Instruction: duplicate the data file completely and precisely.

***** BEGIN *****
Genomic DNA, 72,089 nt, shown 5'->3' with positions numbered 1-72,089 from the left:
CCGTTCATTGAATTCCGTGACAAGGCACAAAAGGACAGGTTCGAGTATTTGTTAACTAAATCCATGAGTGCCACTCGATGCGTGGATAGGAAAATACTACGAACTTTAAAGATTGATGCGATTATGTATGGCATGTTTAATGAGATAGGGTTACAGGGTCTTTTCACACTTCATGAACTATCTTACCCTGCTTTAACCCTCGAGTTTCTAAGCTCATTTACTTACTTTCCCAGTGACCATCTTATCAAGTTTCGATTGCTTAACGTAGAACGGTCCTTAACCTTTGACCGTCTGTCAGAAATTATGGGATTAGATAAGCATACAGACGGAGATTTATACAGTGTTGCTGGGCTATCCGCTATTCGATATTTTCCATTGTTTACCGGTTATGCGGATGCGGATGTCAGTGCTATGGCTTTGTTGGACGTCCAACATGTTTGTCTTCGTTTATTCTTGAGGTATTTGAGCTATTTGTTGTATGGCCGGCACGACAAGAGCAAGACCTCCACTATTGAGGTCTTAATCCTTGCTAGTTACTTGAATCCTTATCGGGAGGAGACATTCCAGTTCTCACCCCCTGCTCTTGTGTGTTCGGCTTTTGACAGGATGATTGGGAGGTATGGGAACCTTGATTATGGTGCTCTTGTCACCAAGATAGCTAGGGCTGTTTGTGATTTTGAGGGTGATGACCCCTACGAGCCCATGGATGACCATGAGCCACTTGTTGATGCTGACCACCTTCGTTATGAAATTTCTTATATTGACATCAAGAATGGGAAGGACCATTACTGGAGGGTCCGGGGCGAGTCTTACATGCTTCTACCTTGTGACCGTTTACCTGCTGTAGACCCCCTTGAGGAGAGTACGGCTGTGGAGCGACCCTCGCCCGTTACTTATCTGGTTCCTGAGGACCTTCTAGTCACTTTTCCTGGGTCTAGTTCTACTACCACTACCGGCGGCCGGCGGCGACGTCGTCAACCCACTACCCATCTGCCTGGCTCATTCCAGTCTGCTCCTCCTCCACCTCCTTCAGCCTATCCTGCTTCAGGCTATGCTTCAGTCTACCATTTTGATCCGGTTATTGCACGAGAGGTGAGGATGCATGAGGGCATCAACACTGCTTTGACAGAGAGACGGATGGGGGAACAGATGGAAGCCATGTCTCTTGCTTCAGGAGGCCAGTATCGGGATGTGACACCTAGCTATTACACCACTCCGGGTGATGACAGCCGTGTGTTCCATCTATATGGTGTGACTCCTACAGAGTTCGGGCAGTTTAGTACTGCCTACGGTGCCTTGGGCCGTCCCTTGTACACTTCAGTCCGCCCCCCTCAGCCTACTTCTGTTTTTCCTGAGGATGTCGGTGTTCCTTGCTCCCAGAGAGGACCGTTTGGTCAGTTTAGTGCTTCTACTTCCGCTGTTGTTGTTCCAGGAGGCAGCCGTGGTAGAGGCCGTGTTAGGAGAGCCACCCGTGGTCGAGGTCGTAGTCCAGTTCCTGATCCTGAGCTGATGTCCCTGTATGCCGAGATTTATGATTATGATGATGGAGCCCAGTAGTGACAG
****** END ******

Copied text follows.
Genomic DNA, 72,089 nt, shown 5'->3' with positions numbered 1-72,089 from the left:
CCGTTCATTGAATTCCGTGACAAGGCACAAAAGGACAGGTTCGAGTATTTGTTAACTAAATCCATGAGTGCCACTCGATGCGTGGATAGGAAAATACTACGAACTTTAAAGATTGATGCGATTATGTATGGCATGTTTAATGAGATAGGGTTACAGGGTCTTTTCACACTTCATGAACTATCTTACCCTGCTTTAACCCTCGAGTTTCTAAGCTCATTTACTTACTTTCCCAGTGACCATCTTATCAAGTTTCGATTGCTTAACGTAGAACGGTCCTTAACCTTTGACCGTCTGTCAGAAATTATGGGATTAGATAAGCATACAGACGGAGATTTATACAGTGTTGCTGGGCTATCCGCTATTCGATATTTTCCATTGTTTACCGGTTATGCGGATGCGGATGTCAGTGCTATGGCTTTGTTGGACGTCCAACATGTTTGTCTTCGTTTATTCTTGAGGTATTTGAGCTATTTGTTGTATGGCCGGCACGACAAGAGCAAGACCTCCACTATTGAGGTCTTAATCCTTGCTAGTTACTTGAATCCTTATCGGGAGGAGACATTCCAGTTCTCACCCCCTGCTCTTGTGTGTTCGGCTTTTGACAGGATGATTGGGAGGTATGGGAACCTTGATTATGGTGCTCTTGTCACCAAGATAGCTAGGGCTGTTTGTGATTTTGAGGGTGATGACCCCTACGAGCCCATGGATGACCATGAGCCACTTGTTGATGCTGACCACCTTCGTTATGAAATTTCTTATATTGACATCAAGAATGGGAAGGACCATTACTGGAGGGTCCGGGGCGAGTCTTACATGCTTCTACCTTGTGACCGTTTACCTGCTGTAGACCCCCTTGAGGAGAGTACGGCTGTGGAGCGACCCTCGCCCGTTACTTATCTGGTTCCTGAGGACCTTCTAGTCACTTTTCCTGGGTCTAGTTCTACTACCACTACCGGCGGCCGGCGGCGACGTCGTCAACCCACTACCCATCTGCCTGGCTCATTCCAGTCTGCTCCTCCTCCACCTCCTTCAGCCTATCCTGCTTCAGGCTATGCTTCAGTCTACCATTTTGATCCGGTTATTGCACGAGAGGTGAGGATGCATGAGGGCATCAACACTGCTTTGACAGAGAGACGGATGGGGGAACAGATGGAAGCCATGTCTCTTGCTTCAGGAGGCCAGTATCGGGATGTGACACCTAGCTATTACACCACTCCGGGTGATGACAGCCGTGTGTTCCATCTATATGGTGTGACTCCTACAGAGTTCGGGCAGTTTAGTACTGCCTACGGTGCCTTGGGCCGTCCCTTGTACACTTCAGTCCGCCCCCCTCAGCCTACTTCTGTTTTTCCTGAGGATGTCGGTGTTCCTTGCTCCCAGAGAGGACCGTTTGGTCAGTTTAGTGCTTCTACTTCCGCTGTTGTTGTTCCAGGAGGCAGCCGTGGTAGAGGCCGTGTTAGGAGAGCCACCCGTGGTCGAGGTCGTAGTCCAGTTCCTGATCCTGAGCTGATGTCCCTGTATGCCGAGATTTATGATTATGATGATGGAGCCCAGTAGTGACAG